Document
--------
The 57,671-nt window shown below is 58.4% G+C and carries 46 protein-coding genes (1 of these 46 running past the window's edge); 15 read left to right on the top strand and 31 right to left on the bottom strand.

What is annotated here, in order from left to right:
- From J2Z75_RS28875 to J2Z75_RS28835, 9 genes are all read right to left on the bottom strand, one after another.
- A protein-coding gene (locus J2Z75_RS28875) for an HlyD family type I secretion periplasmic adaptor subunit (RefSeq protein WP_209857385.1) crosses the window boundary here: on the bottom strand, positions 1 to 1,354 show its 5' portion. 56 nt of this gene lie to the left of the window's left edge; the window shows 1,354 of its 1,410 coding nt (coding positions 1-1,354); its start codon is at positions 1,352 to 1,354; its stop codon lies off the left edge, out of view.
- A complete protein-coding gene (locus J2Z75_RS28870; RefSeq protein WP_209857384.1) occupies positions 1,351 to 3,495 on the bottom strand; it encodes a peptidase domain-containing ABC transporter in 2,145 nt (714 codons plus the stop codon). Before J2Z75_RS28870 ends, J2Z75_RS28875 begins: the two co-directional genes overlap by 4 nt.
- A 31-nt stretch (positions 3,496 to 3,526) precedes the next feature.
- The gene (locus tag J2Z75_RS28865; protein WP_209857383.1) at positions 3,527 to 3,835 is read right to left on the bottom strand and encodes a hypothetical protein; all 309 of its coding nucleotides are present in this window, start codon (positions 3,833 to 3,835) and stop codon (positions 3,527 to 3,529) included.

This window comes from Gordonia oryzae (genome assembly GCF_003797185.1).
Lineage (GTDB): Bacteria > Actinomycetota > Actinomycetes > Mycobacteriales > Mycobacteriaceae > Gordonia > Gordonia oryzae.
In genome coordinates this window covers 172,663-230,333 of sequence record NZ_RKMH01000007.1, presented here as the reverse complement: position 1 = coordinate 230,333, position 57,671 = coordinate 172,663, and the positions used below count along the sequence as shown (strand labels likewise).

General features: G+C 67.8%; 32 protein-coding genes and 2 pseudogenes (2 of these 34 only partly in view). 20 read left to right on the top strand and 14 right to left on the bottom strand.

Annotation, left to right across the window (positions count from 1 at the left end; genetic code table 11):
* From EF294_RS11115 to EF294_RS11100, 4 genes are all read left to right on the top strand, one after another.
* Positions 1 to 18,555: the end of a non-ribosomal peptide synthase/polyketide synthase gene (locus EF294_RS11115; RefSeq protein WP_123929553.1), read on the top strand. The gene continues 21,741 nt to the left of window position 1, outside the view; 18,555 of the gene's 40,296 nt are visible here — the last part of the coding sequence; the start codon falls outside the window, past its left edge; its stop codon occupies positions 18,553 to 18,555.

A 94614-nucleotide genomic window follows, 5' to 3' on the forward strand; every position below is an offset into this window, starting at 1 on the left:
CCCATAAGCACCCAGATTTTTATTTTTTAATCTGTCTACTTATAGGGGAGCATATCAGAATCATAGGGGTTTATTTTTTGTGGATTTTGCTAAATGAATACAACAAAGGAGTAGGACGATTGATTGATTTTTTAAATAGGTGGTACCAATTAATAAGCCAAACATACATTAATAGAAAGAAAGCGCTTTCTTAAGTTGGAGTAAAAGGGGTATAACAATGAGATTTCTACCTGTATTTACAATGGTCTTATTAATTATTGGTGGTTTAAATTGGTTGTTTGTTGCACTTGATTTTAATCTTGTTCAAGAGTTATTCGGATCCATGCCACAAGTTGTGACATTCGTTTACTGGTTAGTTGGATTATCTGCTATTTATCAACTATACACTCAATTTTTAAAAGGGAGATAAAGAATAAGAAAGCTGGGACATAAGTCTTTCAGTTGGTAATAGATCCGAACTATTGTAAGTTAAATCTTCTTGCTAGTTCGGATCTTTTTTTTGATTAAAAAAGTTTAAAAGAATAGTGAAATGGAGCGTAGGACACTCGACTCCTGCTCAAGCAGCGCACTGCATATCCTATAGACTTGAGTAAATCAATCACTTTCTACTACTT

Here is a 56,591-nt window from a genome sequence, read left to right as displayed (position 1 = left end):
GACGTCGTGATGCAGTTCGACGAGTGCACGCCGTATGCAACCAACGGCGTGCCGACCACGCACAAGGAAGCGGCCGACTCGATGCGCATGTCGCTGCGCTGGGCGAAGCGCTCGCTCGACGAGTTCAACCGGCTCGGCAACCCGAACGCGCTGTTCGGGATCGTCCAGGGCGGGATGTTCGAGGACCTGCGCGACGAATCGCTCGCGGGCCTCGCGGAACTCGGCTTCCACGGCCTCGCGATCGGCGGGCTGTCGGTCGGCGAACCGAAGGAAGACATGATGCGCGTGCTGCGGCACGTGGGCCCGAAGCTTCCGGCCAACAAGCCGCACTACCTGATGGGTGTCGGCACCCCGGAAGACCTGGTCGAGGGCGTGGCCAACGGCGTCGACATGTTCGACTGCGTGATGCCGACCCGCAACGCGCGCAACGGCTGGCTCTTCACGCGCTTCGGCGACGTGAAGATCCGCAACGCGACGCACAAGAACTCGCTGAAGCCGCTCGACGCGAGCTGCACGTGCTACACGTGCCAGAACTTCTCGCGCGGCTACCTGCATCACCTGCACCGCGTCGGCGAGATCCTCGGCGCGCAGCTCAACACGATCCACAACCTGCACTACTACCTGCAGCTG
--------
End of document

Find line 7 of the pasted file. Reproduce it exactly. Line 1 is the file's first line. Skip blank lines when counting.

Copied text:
- The gene (locus tag J2Z75_RS28865; protein WP_209857383.1) at positions 3,527 to 3,835 is read right to left on the bottom strand and encodes a hypothetical protein; all 309 of its coding nucleotides are present in this window, start codon (positions 3,833 to 3,835) and stop codon (positions 3,527 to 3,529) included.